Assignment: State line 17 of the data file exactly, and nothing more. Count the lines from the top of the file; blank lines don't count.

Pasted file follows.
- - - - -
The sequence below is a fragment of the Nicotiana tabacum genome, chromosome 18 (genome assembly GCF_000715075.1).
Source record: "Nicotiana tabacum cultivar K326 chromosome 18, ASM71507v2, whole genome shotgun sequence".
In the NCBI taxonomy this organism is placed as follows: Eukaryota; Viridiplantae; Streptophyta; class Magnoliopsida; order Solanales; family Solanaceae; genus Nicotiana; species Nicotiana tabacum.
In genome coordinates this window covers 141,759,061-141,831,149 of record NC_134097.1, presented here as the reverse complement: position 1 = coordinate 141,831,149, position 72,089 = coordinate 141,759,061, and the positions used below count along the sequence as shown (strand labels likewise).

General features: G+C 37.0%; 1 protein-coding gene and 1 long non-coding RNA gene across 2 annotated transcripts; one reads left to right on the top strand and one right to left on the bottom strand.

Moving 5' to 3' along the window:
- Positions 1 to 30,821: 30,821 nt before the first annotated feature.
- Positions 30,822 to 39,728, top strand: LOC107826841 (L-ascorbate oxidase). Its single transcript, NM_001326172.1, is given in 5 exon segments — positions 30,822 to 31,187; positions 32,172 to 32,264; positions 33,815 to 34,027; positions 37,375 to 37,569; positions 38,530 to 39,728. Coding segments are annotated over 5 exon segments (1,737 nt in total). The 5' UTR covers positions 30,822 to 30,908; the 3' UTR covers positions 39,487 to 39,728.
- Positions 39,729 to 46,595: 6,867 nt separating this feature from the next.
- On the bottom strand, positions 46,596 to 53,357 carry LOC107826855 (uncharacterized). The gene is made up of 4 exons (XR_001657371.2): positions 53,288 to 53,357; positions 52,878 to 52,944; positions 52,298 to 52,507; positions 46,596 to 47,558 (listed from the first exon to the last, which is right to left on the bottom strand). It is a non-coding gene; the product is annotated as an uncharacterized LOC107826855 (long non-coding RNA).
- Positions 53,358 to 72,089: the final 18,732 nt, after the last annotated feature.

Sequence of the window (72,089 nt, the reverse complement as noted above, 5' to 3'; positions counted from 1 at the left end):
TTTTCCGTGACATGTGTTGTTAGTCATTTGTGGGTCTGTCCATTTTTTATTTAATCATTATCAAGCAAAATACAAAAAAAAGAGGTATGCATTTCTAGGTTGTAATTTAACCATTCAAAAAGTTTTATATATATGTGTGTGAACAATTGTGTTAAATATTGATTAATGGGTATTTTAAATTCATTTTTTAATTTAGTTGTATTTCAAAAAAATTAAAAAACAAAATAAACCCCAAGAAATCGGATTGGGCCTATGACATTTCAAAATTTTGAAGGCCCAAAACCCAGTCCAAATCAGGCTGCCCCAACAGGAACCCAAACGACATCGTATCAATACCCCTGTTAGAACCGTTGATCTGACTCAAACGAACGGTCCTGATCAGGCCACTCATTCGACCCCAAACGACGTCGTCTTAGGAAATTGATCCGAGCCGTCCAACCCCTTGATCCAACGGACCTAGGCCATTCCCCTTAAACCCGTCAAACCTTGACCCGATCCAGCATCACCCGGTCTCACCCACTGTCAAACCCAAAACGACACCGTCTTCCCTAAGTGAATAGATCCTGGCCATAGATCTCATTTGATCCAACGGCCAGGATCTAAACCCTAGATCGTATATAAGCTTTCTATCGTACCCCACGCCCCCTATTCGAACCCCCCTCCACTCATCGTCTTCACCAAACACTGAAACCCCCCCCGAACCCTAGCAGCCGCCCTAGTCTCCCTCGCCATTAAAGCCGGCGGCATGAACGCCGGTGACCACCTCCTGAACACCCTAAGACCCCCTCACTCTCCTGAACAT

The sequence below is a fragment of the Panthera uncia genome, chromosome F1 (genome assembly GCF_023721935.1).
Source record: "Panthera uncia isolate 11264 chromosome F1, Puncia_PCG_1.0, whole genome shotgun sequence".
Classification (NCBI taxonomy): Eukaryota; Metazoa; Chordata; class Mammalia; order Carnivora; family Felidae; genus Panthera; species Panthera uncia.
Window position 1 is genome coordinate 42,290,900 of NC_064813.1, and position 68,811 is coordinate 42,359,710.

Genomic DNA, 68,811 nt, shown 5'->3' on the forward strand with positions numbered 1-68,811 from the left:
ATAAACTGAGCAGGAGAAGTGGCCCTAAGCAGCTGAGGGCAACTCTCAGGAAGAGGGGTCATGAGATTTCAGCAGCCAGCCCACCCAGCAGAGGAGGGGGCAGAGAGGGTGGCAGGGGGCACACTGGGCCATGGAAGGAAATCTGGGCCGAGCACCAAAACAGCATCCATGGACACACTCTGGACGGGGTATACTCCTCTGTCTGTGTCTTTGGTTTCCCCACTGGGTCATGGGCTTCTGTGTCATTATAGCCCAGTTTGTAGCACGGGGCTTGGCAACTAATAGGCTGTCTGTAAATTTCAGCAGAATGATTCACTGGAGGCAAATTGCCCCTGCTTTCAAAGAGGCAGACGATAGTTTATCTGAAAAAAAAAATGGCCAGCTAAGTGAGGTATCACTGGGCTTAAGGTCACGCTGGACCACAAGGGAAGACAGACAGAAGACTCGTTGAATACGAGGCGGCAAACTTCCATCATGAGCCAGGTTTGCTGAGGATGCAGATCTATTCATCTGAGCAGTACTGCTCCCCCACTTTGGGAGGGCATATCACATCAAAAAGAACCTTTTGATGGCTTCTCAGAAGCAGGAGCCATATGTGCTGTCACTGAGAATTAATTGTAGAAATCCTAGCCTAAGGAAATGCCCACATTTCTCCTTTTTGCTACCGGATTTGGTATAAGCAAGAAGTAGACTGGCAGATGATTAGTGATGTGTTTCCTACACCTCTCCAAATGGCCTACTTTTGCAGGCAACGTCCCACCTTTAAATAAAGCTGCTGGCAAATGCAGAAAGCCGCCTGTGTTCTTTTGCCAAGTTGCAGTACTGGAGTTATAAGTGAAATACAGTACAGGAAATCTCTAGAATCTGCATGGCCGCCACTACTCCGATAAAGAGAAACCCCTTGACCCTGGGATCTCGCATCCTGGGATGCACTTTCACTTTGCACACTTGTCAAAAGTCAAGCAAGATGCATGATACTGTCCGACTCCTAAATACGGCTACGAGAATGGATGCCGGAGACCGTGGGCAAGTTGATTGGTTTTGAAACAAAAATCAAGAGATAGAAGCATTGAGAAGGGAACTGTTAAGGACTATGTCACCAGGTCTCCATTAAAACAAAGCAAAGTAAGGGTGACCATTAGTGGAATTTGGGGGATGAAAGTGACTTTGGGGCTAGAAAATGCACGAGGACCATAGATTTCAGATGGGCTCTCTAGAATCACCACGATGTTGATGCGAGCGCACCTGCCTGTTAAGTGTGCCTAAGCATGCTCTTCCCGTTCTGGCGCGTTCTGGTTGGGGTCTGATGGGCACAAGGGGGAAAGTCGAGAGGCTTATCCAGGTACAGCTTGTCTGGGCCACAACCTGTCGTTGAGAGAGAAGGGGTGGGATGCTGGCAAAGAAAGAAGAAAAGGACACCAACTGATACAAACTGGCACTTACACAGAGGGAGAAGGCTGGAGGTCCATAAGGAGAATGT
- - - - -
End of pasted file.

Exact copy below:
Window position 1 is genome coordinate 42,290,900 of NC_064813.1, and position 68,811 is coordinate 42,359,710.